2. Digital capability training is needed upfront but then the skills are hardwired. ‘You’re on mute’ will probably remain one of COVID-19’s most memorable phrases. Everyone from schoolchildren to elderly relatives had to learn new digital skills quickly in order to stay in touch, buy or sell essential goods, or work remotely. Women entrepreneurs were no different, and participants in the programme had to learn digital skills quickly to adapt and survive. One woman that had sold food outside schools had had to change when the schools closed and sell online. Many others had to adapt their marketing and logistics strategies using online platforms. Local partners once again came to the rescue by innovating and running trainings on download and use zoom and other digital platforms and giving women 1-1 support at the start. Whilst initial learning might require more of women’s time, once those skills are learnt, they stick and offer flexibility in terms of working around caring responsibilities. And they offer the opportunity to tap into the ever growing e-commerce sector – estimated to be worth $6.2billion in Vietnam and growing.
3. Entrepreneurs need networks and mentors to build their resilience. Professor of Entrepreneurship Ute Stephan at Kings College London has spoken about the loneliness experienced by entrepreneurs and the importance of networks for building wellbeing and a strong business. WEAVE successfully managed to maintain a network for the cohorts of entrepreneurs – using, like many of us, WhatsApp groups. The jury is still out as to whether it beats ‘in person’. For example, whilst 94% of participants stated their local networks had grown during the programme, 70% of those surveyed during an initial market assessment preferred the idea of in-person training.
4. Women are hungry to build influencing and leadership skills. Two of the most entrenched barriers women entrepreneurs face are gender stereotypes and access to finance. Prof. Ute says that when most people think of entrepreneurs ‘they still think of white men in suits in the US’. Social norms that emphasise the roles of women as primary carers and home makers are prevalent in both Vietnam and Indonesia. There also remains a $1.7trillion financing gap for women entrepreneurs globally. Building women’s leadership and influencing skills was an extremely popular ‘add-on’ of the WEAVE programme amongst participants. This makes complete sense – building women’s confidence in their own abilities and business whilst also enabling them to ultimately challenge policies and regulations that impede their long term success.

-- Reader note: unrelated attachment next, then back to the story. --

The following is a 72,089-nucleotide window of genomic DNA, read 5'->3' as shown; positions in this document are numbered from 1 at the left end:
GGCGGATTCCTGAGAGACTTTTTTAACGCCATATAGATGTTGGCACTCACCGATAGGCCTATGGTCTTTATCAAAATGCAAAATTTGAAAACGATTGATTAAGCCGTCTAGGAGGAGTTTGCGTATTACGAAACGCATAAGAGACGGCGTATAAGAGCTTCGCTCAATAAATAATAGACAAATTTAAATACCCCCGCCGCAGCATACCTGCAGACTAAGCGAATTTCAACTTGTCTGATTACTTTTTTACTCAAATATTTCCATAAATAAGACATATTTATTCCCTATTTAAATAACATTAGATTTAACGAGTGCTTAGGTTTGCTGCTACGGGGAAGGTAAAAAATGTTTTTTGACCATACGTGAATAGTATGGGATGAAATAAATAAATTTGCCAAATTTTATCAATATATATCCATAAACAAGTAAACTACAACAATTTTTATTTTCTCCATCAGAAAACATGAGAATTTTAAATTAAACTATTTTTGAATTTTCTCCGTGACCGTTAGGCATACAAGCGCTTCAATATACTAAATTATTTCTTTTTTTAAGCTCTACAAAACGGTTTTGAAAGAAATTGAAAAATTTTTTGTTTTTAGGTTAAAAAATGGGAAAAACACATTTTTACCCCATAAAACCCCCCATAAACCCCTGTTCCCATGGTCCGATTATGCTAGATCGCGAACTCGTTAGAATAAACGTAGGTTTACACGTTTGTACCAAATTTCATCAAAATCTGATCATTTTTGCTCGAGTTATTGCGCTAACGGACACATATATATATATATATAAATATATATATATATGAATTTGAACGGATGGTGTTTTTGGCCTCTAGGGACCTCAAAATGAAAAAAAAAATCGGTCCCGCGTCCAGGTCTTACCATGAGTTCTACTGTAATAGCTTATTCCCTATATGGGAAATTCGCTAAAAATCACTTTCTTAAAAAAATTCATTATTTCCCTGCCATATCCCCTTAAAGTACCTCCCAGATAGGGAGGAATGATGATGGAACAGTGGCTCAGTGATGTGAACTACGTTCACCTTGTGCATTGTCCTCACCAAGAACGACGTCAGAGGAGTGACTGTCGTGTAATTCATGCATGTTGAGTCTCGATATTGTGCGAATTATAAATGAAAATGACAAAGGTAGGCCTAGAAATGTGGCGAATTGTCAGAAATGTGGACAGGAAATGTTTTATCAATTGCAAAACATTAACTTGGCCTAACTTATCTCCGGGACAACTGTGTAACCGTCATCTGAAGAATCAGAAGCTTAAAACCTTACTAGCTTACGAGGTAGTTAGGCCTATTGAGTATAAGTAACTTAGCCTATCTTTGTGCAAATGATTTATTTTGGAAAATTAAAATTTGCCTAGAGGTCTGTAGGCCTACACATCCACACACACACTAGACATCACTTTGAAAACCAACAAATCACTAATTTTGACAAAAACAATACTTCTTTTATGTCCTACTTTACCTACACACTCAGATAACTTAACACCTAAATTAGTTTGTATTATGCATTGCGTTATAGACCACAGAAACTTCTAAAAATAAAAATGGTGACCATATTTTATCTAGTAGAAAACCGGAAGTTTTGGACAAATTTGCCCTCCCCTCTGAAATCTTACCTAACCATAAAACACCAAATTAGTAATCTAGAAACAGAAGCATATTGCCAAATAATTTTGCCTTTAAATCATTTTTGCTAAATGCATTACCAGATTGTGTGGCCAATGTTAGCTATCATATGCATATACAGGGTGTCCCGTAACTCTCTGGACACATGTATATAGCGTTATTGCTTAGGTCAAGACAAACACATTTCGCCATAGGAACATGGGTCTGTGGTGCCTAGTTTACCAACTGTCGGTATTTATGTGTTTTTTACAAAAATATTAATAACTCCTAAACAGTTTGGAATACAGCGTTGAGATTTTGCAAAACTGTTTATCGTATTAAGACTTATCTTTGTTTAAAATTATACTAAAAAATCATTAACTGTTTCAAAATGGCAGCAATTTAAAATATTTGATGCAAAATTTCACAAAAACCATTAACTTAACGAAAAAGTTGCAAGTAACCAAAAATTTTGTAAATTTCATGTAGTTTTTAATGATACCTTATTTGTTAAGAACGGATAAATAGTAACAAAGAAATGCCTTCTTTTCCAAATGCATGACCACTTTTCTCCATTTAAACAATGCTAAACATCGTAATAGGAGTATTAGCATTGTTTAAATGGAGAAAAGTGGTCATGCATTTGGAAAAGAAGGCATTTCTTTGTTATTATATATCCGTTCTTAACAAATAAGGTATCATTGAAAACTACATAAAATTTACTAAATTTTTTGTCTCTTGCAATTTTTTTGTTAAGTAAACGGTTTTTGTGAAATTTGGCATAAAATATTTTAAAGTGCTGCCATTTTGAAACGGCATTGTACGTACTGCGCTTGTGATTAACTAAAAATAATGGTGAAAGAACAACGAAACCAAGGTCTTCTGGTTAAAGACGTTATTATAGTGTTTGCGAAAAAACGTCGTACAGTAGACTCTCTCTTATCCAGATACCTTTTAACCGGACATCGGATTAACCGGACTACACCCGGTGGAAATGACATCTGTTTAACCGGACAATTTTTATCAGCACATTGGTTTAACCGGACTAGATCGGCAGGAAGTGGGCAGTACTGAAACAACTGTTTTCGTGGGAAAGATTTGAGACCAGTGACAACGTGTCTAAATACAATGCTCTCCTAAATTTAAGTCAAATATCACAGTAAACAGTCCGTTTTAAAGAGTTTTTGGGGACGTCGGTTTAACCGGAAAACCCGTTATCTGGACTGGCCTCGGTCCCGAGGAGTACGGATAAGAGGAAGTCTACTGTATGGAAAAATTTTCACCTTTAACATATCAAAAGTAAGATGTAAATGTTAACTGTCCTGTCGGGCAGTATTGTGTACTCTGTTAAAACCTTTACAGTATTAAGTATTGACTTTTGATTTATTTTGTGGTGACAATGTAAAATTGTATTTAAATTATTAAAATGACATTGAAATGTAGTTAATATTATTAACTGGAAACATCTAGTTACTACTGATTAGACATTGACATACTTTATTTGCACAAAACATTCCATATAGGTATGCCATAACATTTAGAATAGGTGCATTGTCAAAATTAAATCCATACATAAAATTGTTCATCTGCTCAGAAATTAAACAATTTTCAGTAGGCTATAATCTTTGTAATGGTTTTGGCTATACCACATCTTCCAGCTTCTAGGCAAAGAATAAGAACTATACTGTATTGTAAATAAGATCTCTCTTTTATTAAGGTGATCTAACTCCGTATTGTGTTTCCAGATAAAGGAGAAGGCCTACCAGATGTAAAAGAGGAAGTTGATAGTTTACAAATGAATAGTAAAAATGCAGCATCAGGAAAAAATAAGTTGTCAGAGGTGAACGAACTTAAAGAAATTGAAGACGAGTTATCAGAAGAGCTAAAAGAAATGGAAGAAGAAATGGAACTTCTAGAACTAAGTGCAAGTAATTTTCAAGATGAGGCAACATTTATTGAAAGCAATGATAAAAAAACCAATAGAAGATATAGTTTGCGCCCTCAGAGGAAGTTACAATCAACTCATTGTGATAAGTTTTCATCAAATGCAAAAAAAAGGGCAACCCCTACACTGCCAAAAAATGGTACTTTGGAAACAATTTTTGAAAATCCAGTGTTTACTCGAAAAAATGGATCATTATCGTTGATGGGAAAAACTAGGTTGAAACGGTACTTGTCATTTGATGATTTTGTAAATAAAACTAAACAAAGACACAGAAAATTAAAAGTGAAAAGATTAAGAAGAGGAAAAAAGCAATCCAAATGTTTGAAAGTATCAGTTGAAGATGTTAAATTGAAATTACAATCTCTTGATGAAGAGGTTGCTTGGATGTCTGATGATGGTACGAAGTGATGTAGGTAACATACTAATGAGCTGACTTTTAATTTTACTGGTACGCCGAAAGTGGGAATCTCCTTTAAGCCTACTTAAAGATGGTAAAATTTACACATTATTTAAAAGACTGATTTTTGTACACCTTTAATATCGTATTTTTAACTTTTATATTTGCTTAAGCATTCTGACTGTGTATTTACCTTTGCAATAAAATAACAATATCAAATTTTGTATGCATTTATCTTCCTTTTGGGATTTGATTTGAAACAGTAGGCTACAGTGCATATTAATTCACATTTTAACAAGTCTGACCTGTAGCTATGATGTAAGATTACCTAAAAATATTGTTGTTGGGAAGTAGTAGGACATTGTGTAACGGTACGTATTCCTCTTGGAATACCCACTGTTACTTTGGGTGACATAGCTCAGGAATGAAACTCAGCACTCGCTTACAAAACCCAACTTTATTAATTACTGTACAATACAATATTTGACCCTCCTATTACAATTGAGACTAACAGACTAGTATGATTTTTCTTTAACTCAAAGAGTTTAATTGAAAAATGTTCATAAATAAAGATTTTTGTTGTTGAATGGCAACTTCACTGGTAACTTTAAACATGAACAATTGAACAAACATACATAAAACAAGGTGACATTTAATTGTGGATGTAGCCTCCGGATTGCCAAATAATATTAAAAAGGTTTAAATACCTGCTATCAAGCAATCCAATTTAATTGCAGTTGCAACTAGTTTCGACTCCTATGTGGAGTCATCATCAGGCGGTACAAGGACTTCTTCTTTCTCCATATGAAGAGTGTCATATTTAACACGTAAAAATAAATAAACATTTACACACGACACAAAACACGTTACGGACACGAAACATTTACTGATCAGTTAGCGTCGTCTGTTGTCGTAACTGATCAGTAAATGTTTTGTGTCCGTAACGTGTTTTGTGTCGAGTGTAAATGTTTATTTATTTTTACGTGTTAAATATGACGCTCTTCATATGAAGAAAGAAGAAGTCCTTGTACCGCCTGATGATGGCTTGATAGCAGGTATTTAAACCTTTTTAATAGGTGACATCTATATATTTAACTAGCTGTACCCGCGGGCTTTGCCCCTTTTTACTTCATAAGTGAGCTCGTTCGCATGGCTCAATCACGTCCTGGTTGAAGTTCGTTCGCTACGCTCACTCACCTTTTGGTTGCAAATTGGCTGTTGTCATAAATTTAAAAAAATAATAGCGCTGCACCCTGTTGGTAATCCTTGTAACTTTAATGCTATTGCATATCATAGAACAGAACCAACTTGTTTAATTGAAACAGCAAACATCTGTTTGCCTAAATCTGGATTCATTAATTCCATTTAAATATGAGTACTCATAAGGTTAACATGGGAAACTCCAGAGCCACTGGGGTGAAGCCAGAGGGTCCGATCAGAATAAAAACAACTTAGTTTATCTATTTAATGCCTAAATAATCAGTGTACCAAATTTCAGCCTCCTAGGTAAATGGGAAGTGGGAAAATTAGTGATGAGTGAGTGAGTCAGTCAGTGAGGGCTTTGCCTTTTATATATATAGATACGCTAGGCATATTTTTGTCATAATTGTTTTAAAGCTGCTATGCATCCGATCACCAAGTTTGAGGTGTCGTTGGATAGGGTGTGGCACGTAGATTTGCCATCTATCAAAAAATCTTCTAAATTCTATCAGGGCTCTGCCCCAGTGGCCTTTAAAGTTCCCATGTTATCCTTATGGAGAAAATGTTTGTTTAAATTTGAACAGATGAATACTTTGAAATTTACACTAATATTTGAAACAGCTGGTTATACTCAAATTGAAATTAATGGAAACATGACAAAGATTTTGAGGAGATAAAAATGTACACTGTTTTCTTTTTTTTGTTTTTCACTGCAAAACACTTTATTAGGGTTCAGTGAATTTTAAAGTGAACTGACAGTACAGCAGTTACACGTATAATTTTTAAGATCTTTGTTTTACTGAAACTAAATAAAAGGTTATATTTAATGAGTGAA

5. Online training offers more flexibility and the potential to tailor learning journeys. It is still too early to tell if completion rates of all the participants will be higher or not due to the online nature of the programme. And whilst participants stated a preference for in person training prior to the programme, given the ongoing shift to digital during COVID-19, perhaps participants will feel differently now. Previous efforts by the Foundation to design an online course in Nigeria were all ‘self-paced’, but this time the sessions were entirely facilitated to try to replicate the in-person benefits. The team feel this ‘blended learning’ is the way forward and offers the best of both on-line and off-line worlds. When it came to the learning journey, the team found that whilst the programme was designed as a linear progression, learning is not necessarily linear. Instead, training programmes should encourage women entrepreneurs to join at the phase that is most appropriate to their business knowledge and growth needs. And programmes need to build in sufficient gaps between the training phases to enable participants to start applying what they have learned to their businesses. So more ‘pick and mix’ than ‘follow the leader’ if you like.
The WEAVE online pilot has clearly addressed some of the key challenges faced by women entrepreneurs during COVID-19 – widening the pool of entrepreneurs reached, building their digital capability, improving business skills, creating flexibility for time poor women with caring responsibilities and developing online networks to overcome lockdowns and social distancing. All of these outcomes not only addressed women entrepreneurs’ immediate situations, but have also laid the ground-work to prepare women for the predicted growth in e-commerce. Systemic barriers remain in terms of gender norms and stereotypes and access to financing, but that is why the ‘influencing skills add on’ part of the programme needs to become a core function. Thus enabling the growth of economically and politically active entrepreneurs that are better able to challenge policy barriers and financing inequities.
This is not to say that women entrepreneurs are responsible for fixing all the barriers by themselves, but they should at least have the tools to realize their rights. For those eager to develop ever more ambitious digital programmes for women entrepreneurs, including for example the new USAID gender strategy, a combined focus on enhancing women’s digital and influencing skills will be vital to overcome the on-going barriers to women’s entrepreneurship that COVID-19 has entrenched.